walking beam


From The Collaborative International Dictionary of English v.0.48:

Walking \Walk"ing\,
   a. & n. from Walk, v.
   [1913 Webster]

   Walking beam. See Beam, 10.

   Walking crane, a kind of traveling crane. See under
      Crane.

   Walking fern. (Bot.) See Walking leaf, below.

   Walking fish (Zool.), any one of numerous species of
      Asiatic fishes of the genus Ophiocephalus, some of
      which, as Ophiocephalus marulius, become over four feet
      long. They have a special cavity over the gills lined with
      a membrane adapted to retain moisture to aid in
      respiration, and are thus able to travel considerable
      distances over the land at night, whence the name. They
      construct a curious nest for their young. Called also
      langya.

   Walking gentleman (Theater), an actor who usually fills
      subordinate parts which require a gentlemanly appearance
      but few words. [Cant]

   Walking lady (Theater), an actress who usually fills such
      parts as require only a ladylike appearance on the stage.
      [Cant]

   Walking leaf.
   (a) (Bot.) A little American fern ({Camptosorus
       rhizophyllus}); -- so called because the fronds taper
       into slender prolongations which often root at the apex,
       thus producing new plants.
   (b) (Zool.) A leaf insect. See under Leaf.

   Walking papers, or Walking ticket, an order to leave;
      dismissal, as from office; as, to get one's walking
      papers, i. e. to be dismissed or fired. [Colloq.]
      --Bartlett.

   Walking stick.
   (a) A stick or staff carried in the hand for hand for support
       or amusement when walking; a cane.
   (b) (Zool.) A stick insect; -- called also walking straw.
       See Illust. of Stick insect, under Stick.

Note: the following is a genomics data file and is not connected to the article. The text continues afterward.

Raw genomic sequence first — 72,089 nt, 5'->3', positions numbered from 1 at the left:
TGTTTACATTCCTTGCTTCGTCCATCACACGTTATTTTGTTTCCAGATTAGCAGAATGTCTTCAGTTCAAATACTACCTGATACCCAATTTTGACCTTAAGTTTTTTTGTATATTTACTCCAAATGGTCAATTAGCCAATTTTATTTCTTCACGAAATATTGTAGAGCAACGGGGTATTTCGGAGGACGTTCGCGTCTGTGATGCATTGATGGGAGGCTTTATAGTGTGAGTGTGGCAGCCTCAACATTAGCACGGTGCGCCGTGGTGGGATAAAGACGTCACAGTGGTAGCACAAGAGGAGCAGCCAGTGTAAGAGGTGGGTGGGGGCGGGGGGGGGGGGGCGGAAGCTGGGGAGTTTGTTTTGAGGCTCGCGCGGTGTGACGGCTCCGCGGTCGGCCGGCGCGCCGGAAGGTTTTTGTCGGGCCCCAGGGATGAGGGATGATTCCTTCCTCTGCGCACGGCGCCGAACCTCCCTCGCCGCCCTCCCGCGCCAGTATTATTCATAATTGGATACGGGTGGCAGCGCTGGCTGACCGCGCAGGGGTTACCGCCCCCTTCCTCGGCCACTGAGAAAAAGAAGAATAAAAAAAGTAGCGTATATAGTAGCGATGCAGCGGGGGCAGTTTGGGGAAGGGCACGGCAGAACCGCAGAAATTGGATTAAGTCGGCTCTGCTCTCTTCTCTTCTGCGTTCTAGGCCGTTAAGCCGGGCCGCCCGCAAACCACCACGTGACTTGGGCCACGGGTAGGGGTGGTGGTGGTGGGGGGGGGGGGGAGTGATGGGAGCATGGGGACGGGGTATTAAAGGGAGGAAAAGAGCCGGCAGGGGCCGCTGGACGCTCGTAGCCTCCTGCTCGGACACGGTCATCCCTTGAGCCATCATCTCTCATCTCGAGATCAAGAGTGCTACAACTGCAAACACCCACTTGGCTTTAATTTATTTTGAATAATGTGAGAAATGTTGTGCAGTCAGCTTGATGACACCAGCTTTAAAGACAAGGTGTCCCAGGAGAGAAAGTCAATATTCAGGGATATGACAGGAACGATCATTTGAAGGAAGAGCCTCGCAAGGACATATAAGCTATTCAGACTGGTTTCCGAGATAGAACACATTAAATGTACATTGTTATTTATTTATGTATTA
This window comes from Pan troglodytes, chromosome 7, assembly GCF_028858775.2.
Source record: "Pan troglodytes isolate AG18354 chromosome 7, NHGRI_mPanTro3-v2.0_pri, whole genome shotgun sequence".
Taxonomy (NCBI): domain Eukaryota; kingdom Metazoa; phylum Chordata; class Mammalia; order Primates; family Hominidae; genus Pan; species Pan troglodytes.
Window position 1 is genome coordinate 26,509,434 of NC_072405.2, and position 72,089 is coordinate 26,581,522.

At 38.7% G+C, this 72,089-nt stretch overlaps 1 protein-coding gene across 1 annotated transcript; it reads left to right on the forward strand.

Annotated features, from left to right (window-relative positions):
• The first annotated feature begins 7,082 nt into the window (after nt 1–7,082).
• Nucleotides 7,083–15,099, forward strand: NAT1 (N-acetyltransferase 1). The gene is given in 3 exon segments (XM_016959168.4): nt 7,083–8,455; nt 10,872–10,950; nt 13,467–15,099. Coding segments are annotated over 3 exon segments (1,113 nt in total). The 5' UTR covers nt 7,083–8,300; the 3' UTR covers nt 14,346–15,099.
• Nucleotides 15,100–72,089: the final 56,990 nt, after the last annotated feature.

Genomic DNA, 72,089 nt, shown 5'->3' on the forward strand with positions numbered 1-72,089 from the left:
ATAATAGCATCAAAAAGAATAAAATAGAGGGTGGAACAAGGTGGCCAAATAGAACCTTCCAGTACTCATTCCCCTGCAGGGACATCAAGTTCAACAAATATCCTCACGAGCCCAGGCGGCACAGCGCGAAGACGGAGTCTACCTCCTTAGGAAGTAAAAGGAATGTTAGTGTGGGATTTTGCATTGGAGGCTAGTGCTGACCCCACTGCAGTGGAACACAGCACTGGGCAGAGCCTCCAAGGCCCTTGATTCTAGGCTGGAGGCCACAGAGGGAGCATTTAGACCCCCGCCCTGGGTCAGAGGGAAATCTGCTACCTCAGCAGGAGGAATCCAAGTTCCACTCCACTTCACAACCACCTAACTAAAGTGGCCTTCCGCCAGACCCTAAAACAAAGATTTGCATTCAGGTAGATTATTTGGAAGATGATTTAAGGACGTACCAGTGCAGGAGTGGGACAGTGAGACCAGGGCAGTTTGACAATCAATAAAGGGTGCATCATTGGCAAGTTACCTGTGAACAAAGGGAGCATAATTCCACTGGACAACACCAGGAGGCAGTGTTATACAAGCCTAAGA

Walking wheel (Mach.), a prime mover consisting of a wheel
      driven by the weight of men or animals walking either in
      it or on it; a treadwheel.
      [1913 Webster]
.

From The Collaborative International Dictionary of English v.0.48:

Beam \Beam\ (b[=e]m), n. [AS. be['a]m beam, post, tree, ray of
   light; akin to OFries. b[=a]m tree, OS. b[=o]m, D. boom, OHG.
   boum, poum, G. baum, Icel. ba[eth]mr, Goth. bagms and Gr.
   fy^ma a growth, fy^nai to become, to be. Cf. L. radius staff,
   rod, spoke of a wheel, beam or ray, and G. strahl arrow,
   spoke of a wheel, ray or beam, flash of lightning. [root]97.
   See Be; cf. Boom a spar.]
   1. Any large piece of timber or iron long in proportion to
      its thickness, and prepared for use.
      [1913 Webster]

   2. One of the principal horizontal timbers of a building or
      ship.
      [1913 Webster]

            The beams of a vessel are strong pieces of timber
            stretching across from side to side to support the
            decks.                                --Totten.
      [1913 Webster]

   3. The width of a vessel; as, one vessel is said to have more
      beam than another.
      [1913 Webster]